Has the Cannes Film Festival fallen in love with gore?

After the coronation of blood Titanium, Cut! which opens the festivities and Future Crimes will test the nerves of the Croisette.

One year after the Palme d’Or in Titanium cyberpunk bomb, bloody and without taboo, David Cronenberg promises in competition to dissect living human beings: has the Cannes Film Festival fallen in love with gore?

From the start of the festivities, on the evening of May 17, the tone is set with the opening film Cut!signed Michel Hazanavicius, which is released simultaneously in theaters.

The pope of pastiche and mise en abyme, of The Artist which won him the Oscars at OSS 117, this time tackles zombie movies with real fake comedy. gore, “it has a super playful side, as westerns could be”, recognizes Michel Hazanavicius, interviewed by AFP, whose film is to be taken at 37and degree: in Cut!, “It’s about baby zombies!”, he smiled.

Remake of a Japanese film on the disastrous shooting of a zombie feature film, with Bérénice Béjo and Romain Duris in the cast, the film promises to make the Croisette drip with hemoglobin. It is also designed as an ode to genre films, long looked down upon by the keepers of the 7and art, but which now have the right of citizenship on the most prestigious red carpets.

“Film festivals like Cannes are known for shining a spotlight on cinema that pushes boundaries, films that may not be appreciated at their debut but go on to acclaim,” explains to AFP Kate Robertson, a New York expert in cinema and art history, for whom gore films are today one of the most “singular, inventive, and pioneers”.

The 75and edition of the Cannes Film Festival intends to prove it again this year, with the return to competition of David Cronenberg, who had already tested the nerves of festival-goers in 1996, with Crash, all about sex, violence and car accidents. His Future Crimes promise to return the guts: there will be question of ablation of living organs, with the cast Léa Seydoux and Viggo Mortensen.

The cult director of Fly therefore seems to be going back to the foundations of gore: the exploration on the cinema screen of the interior of the human body, a subject that has always fascinated him, notes Marc Godin, journalist at Technikart and gender expert. “The film promises to cleave, it’s not for everyone”, he analyzes, explaining that such a work “is not just made to revolt you” but falls under “brain gore”.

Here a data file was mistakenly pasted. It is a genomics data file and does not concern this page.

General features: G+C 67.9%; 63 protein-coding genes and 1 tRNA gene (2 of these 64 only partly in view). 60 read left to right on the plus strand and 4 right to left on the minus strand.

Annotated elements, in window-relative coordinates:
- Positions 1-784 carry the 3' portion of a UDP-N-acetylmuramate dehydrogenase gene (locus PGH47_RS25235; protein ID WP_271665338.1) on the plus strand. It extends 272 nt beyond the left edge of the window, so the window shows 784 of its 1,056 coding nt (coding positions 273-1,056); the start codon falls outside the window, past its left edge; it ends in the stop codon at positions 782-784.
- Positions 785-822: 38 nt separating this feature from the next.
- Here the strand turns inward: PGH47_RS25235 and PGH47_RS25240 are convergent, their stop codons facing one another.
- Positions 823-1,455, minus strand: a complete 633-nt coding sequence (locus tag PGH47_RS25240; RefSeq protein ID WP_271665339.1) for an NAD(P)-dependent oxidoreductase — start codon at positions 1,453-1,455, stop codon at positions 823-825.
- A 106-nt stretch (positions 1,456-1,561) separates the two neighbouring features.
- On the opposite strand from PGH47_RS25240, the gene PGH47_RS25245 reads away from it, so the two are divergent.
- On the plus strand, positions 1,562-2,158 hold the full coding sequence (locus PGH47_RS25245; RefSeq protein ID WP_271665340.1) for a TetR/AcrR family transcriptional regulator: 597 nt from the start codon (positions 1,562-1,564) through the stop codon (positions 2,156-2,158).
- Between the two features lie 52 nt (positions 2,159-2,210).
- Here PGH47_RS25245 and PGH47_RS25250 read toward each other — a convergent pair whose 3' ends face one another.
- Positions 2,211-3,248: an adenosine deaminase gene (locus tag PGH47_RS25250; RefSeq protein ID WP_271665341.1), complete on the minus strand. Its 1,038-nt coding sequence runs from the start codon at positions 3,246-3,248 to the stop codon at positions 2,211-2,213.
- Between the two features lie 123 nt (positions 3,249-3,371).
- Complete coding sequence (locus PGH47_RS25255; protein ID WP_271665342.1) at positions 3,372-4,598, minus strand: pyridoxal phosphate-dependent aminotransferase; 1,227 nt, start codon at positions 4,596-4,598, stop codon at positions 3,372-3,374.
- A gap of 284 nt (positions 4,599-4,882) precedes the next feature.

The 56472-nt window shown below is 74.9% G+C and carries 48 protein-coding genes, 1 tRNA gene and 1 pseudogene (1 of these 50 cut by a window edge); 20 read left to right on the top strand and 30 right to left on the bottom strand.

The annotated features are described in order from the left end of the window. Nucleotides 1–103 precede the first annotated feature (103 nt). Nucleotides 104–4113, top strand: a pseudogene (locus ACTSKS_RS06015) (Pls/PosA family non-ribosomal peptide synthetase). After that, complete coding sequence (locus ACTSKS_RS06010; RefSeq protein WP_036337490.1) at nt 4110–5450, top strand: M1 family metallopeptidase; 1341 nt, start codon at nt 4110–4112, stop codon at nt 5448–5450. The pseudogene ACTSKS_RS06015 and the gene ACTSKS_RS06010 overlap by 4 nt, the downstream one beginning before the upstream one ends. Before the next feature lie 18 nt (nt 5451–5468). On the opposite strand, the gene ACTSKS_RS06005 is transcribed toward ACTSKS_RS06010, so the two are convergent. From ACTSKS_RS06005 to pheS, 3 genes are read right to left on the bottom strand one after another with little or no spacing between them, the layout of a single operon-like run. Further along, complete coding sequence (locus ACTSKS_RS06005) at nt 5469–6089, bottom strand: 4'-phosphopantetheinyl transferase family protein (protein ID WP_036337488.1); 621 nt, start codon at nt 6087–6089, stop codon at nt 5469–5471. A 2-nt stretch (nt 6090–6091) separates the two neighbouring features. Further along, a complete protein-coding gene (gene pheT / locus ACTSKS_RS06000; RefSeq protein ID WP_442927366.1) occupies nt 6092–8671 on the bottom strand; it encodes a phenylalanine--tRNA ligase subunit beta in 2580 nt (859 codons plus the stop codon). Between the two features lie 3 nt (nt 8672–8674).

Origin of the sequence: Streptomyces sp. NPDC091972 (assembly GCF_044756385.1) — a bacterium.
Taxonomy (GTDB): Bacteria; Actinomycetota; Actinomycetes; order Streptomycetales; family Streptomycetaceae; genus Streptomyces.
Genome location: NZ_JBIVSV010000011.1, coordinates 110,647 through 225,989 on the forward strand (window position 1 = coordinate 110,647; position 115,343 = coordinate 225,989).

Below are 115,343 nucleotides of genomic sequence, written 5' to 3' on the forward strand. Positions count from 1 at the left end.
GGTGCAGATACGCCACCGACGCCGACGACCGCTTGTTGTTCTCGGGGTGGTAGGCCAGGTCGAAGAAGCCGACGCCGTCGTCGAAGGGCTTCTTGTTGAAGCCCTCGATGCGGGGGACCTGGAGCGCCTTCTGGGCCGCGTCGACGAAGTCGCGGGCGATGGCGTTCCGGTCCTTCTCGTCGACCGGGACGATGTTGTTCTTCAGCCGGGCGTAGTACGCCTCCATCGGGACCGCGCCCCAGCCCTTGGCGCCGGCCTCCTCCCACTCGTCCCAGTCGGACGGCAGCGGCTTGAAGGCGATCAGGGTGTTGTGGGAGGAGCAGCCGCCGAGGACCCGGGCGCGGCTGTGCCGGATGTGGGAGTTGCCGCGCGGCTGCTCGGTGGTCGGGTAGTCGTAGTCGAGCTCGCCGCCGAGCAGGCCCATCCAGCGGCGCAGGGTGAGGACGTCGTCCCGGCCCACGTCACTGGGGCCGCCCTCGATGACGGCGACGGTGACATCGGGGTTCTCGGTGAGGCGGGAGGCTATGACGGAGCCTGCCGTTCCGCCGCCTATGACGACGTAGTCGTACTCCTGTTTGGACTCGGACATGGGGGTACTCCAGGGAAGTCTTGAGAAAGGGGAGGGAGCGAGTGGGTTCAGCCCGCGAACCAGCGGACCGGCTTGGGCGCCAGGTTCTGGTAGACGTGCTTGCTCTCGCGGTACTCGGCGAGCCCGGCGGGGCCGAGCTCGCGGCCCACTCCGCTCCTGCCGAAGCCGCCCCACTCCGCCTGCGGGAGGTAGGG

“Raise the mayonnaise”

Creating the event with a film or gorissime sequences seems to have become one of the obligatory passages of the Festival. reactions to Feast by Marco Ferreri in 1973 at the screening ofIrreversible by Gaspard Noé, in 2002, with its unbearable rape scene, “Cannes is still waiting for its scandal”, continues Marc Godin.

Almost a century after the Andalusian dog of Luis Buñuel, and his eye cut full frame with a razor, gore is today one of the means of arousing this “buzz” Cannes who will carry the films, for the greatest pleasure “journalists who raise the mayonnaise”. Even, perhaps, to exorcise our pandemic or environmental anxieties.

After the bloody end of Parasite Palme d’Or 2019, last year seemed to mark a consecration, with its Palme d’Or awarded to the most violent film of the selection, Titanium, signed Julia Ducournau, a director in her thirties crowned in two feature films new queen of gore. The heroine, camped by Agathe Roussellehas her body haunted by a growing mass of metal in her belly, as she sweats and bleeds motor oil.

But for fans of the genre, like Kate Robertson, this consecration remains the exception that proves the rule. “The lack of consideration of this kind of films is reflected in the prices” despite everything, she analyzes. “The coronation of (Julia) Ducournau last year was an exciting surprise for many, (who) perhaps promises that the world of cinema evolves even further”.

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Has the Cannes Film Festival fallen in love with gore?